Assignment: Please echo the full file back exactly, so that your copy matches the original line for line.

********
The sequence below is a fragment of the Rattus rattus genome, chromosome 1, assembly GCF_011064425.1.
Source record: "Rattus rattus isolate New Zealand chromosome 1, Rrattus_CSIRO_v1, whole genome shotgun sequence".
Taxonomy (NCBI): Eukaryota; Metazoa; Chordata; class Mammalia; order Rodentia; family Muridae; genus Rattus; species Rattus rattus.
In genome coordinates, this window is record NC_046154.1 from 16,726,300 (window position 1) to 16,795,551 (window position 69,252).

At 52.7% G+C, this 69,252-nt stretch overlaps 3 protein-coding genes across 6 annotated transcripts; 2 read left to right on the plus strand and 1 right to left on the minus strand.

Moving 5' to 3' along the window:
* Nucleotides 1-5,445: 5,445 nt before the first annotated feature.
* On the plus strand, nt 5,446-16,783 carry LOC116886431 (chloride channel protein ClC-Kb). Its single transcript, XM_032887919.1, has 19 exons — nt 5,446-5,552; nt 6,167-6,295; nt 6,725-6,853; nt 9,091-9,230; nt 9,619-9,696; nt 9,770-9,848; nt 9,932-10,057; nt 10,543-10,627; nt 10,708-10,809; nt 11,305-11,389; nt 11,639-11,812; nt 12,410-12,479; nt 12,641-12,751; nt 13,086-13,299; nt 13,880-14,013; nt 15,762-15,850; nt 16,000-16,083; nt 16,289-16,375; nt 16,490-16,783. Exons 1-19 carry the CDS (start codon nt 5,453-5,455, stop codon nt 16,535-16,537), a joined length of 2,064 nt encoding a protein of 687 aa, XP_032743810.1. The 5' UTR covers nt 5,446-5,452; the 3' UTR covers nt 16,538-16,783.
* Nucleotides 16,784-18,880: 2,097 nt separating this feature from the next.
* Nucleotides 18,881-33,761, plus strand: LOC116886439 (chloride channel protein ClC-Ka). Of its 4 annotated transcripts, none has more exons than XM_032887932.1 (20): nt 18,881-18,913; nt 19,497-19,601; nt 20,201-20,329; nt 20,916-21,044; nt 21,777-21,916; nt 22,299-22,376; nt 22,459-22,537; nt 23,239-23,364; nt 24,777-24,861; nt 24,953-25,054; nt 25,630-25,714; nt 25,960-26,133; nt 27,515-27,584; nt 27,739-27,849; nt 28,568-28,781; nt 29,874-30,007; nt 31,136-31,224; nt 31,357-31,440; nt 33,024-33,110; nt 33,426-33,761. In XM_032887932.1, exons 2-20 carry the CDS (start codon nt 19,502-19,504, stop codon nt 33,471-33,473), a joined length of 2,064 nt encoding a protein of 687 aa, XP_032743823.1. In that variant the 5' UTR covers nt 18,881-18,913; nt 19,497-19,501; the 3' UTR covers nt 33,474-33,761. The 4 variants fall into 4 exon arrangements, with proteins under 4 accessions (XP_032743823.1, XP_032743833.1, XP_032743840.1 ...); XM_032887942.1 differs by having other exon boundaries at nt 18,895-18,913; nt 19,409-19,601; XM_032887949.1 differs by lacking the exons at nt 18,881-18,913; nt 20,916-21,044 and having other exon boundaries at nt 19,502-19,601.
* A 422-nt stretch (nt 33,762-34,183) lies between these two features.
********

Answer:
The sequence below is a fragment of the Rattus rattus genome, chromosome 1, assembly GCF_011064425.1.
Source record: "Rattus rattus isolate New Zealand chromosome 1, Rrattus_CSIRO_v1, whole genome shotgun sequence".
Taxonomy (NCBI): Eukaryota; Metazoa; Chordata; class Mammalia; order Rodentia; family Muridae; genus Rattus; species Rattus rattus.
In genome coordinates, this window is record NC_046154.1 from 16,726,300 (window position 1) to 16,795,551 (window position 69,252).

At 52.7% G+C, this 69,252-nt stretch overlaps 3 protein-coding genes across 6 annotated transcripts; 2 read left to right on the plus strand and 1 right to left on the minus strand.

Moving 5' to 3' along the window:
* Nucleotides 1-5,445: 5,445 nt before the first annotated feature.
* On the plus strand, nt 5,446-16,783 carry LOC116886431 (chloride channel protein ClC-Kb). Its single transcript, XM_032887919.1, has 19 exons — nt 5,446-5,552; nt 6,167-6,295; nt 6,725-6,853; nt 9,091-9,230; nt 9,619-9,696; nt 9,770-9,848; nt 9,932-10,057; nt 10,543-10,627; nt 10,708-10,809; nt 11,305-11,389; nt 11,639-11,812; nt 12,410-12,479; nt 12,641-12,751; nt 13,086-13,299; nt 13,880-14,013; nt 15,762-15,850; nt 16,000-16,083; nt 16,289-16,375; nt 16,490-16,783. Exons 1-19 carry the CDS (start codon nt 5,453-5,455, stop codon nt 16,535-16,537), a joined length of 2,064 nt encoding a protein of 687 aa, XP_032743810.1. The 5' UTR covers nt 5,446-5,452; the 3' UTR covers nt 16,538-16,783.
* Nucleotides 16,784-18,880: 2,097 nt separating this feature from the next.
* Nucleotides 18,881-33,761, plus strand: LOC116886439 (chloride channel protein ClC-Ka). Of its 4 annotated transcripts, none has more exons than XM_032887932.1 (20): nt 18,881-18,913; nt 19,497-19,601; nt 20,201-20,329; nt 20,916-21,044; nt 21,777-21,916; nt 22,299-22,376; nt 22,459-22,537; nt 23,239-23,364; nt 24,777-24,861; nt 24,953-25,054; nt 25,630-25,714; nt 25,960-26,133; nt 27,515-27,584; nt 27,739-27,849; nt 28,568-28,781; nt 29,874-30,007; nt 31,136-31,224; nt 31,357-31,440; nt 33,024-33,110; nt 33,426-33,761. In XM_032887932.1, exons 2-20 carry the CDS (start codon nt 19,502-19,504, stop codon nt 33,471-33,473), a joined length of 2,064 nt encoding a protein of 687 aa, XP_032743823.1. In that variant the 5' UTR covers nt 18,881-18,913; nt 19,497-19,501; the 3' UTR covers nt 33,474-33,761. The 4 variants fall into 4 exon arrangements, with proteins under 4 accessions (XP_032743823.1, XP_032743833.1, XP_032743840.1 ...); XM_032887942.1 differs by having other exon boundaries at nt 18,895-18,913; nt 19,409-19,601; XM_032887949.1 differs by lacking the exons at nt 18,881-18,913; nt 20,916-21,044 and having other exon boundaries at nt 19,502-19,601.
* A 422-nt stretch (nt 33,762-34,183) lies between these two features.